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Former politician and lawyer advocates for better water management

As a former politician and lawyer, an Alberta woman has made it her mission in retirement to advocate for water and its management, something she admits she became passionate about out of anger. When officials in Cochrane, just west of Calgary made a decision to fill in a picturesque gully behind her house, she became incensed.
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As a former politician and lawyer, an Alberta woman has made it her mission in retirement to advocate for water and its management, something she admits she became passionate about out of anger.

When officials in Cochrane, just west of Calgary made a decision to fill in a picturesque gully behind her house, she became incensed.

"I realized the water was going to tear down there, it was such a waste and it just seemed wrong," said the 62-year-old mother of two. "I didn't start out as an environmentalist, but as an angry person."

Stewart became involved in Cochrane's Sustainable Communities Initiative as a town councillor, and then, as a mature law student she decided to specialize in environmental law.

She served on the Alberta Water Council Policy and Issue Gaps Project Team as a Bow River Council Committee representative for many years, and was often frustrated by what she called the government's lack of action on her group's recommendations.

Still, she believes her outspokenness has made a difference in raising awareness about water management over the years.

"I'm proud of the work I've done," she said, adding that she much prefers working quietly behind the scenes as opposed to the time she spent as mayor of Cochrane.

"That was the worst three years of my life," she admitted. "I represented a loud, aggressive, educated minority and that wasn't what most people wanted."

What Stewart would like to see happen in Alberta is an official regulatory system that allows people to be more creative when it comes to conserving water.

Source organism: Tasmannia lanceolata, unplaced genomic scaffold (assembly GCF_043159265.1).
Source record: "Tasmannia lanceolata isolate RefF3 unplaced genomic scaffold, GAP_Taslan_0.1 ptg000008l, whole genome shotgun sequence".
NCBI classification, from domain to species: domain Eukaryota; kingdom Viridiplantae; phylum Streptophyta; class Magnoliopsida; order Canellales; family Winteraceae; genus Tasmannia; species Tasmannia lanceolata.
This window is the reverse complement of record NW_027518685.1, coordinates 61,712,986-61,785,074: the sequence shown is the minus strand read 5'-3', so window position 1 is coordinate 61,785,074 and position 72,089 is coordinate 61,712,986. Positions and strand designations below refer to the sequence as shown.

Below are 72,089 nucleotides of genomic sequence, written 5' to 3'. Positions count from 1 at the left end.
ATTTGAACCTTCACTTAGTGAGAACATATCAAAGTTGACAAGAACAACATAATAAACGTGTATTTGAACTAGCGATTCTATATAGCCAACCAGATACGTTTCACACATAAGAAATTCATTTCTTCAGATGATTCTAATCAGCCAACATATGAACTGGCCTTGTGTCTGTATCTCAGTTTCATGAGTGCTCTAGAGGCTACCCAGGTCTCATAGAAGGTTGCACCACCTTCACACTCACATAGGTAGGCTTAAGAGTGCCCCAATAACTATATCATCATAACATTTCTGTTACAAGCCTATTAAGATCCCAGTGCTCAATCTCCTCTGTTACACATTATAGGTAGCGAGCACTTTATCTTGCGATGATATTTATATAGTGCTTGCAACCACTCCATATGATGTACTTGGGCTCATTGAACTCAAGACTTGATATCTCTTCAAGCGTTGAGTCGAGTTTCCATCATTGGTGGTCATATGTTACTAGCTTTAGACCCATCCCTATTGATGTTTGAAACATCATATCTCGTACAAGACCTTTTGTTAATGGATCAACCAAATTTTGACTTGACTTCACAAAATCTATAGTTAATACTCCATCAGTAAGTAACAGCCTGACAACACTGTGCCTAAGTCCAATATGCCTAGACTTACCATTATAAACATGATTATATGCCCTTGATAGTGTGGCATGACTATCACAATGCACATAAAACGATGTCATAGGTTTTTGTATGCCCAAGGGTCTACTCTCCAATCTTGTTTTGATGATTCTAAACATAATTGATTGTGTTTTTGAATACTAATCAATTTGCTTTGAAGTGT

"The regulatory system has to change because it's outdated," she said, citing the example of the "lazy river" that runs through some modern public swimming pools, often leading into wave pools. "We bring in this treated water which is then exposed to the air and has to go to the wastewater treatment facility to be treated again. It can't be reused or rechanneled, so it's a very expensive process, especially when we live in a community that's so short of water."

Stewart explained there's no mechanism to allow us even to use grey water to flush toilets.

"It goes against our building and plumbing codes," she said. "If our government was smart it would encourage innovation in order to decrease water consumption."

Over the years Stewart has lent her legal skills to the development of a waste management bylaw and water conservation policy in Cochrane, and she has played a key part in developing a wetland policy for the town of Strathmore, and the wetlands and riparian lands policies for the county of Rocky View. As a member of the Bow River Basin Council Legislation and Policy Committee, she also helped draft a template of municipal policy statements and land use bylaw provisions to protect water resources and environmentally sensitive lands that is widely available for all municipalities to use.

The process is slow but, says Stewart, it's moving in the right direction.

"Back in the 90s riparian wasn't a word you heard, it wasn't something we talked about, so there has been change in how people think about wetlands," she said. "So yes, it's really slow, but it's happening and I like to think I've been a part of it."

Stewart admits her outspokenness doesn't always help in sensitive negotiations with the government.

"I'm extremely arrogant and that's not a good thing," she chuckled. "I should probably take a course on getting along with others."

Stewart says there are lots of small things that individuals can do to help conserve water.

"You don't have to be fanatical about it," she said. "But pay attention to water. Be aware when water is running."

She added that one thing most homeowners like to take for granted is entirely unnecessary.

"Why on earth do you need a lawn?" she asked. "What's it for? You hardly ever use it and it wastes a lot of water. People spend a fortune on it, but the whole idea needs to be examined."

Still, Stewart added, it's not necessary to go to extreme measures to conserve water.

"I'm not saying you should only shower every three days or even time yourself in the shower," she said. "I'm just saying you should be aware."





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